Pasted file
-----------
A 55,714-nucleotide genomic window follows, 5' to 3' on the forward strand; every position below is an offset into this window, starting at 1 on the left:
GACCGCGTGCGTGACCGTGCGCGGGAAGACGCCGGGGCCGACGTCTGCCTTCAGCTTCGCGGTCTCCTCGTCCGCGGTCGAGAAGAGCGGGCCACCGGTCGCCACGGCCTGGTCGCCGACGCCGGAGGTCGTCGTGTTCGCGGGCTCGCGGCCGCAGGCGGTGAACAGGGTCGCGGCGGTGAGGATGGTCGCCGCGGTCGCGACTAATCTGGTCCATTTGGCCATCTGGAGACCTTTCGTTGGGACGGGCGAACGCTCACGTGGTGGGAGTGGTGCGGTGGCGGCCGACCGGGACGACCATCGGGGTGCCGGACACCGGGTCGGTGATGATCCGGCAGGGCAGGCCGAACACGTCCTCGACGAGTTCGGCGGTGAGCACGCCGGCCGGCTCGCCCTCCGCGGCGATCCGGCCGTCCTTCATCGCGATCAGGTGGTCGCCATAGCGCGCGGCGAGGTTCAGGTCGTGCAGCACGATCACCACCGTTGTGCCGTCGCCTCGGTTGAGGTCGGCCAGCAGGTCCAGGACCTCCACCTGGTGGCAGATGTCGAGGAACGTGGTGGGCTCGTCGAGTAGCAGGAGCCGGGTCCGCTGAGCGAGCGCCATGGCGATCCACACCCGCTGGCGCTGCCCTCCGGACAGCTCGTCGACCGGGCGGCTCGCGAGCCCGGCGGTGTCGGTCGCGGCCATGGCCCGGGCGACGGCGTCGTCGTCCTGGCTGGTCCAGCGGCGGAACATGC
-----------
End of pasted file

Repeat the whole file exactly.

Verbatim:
A 55,714-nucleotide genomic window follows, 5' to 3' on the forward strand; every position below is an offset into this window, starting at 1 on the left:
GACCGCGTGCGTGACCGTGCGCGGGAAGACGCCGGGGCCGACGTCTGCCTTCAGCTTCGCGGTCTCCTCGTCCGCGGTCGAGAAGAGCGGGCCACCGGTCGCCACGGCCTGGTCGCCGACGCCGGAGGTCGTCGTGTTCGCGGGCTCGCGGCCGCAGGCGGTGAACAGGGTCGCGGCGGTGAGGATGGTCGCCGCGGTCGCGACTAATCTGGTCCATTTGGCCATCTGGAGACCTTTCGTTGGGACGGGCGAACGCTCACGTGGTGGGAGTGGTGCGGTGGCGGCCGACCGGGACGACCATCGGGGTGCCGGACACCGGGTCGGTGATGATCCGGCAGGGCAGGCCGAACACGTCCTCGACGAGTTCGGCGGTGAGCACGCCGGCCGGCTCGCCCTCCGCGGCGATCCGGCCGTCCTTCATCGCGATCAGGTGGTCGCCATAGCGCGCGGCGAGGTTCAGGTCGTGCAGCACGATCACCACCGTTGTGCCGTCGCCTCGGTTGAGGTCGGCCAGCAGGTCCAGGACCTCCACCTGGTGGCAGATGTCGAGGAACGTGGTGGGCTCGTCGAGTAGCAGGAGCCGGGTCCGCTGAGCGAGCGCCATGGCGATCCACACCCGCTGGCGCTGCCCTCCGGACAGCTCGTCGACCGGGCGGCTCGCGAGCCCGGCGGTGTCGGTCGCGGCCATGGCCCGGGCGACGGCGTCGTCGTCCTGGCTGGTCCAGCGGCGGAACATGC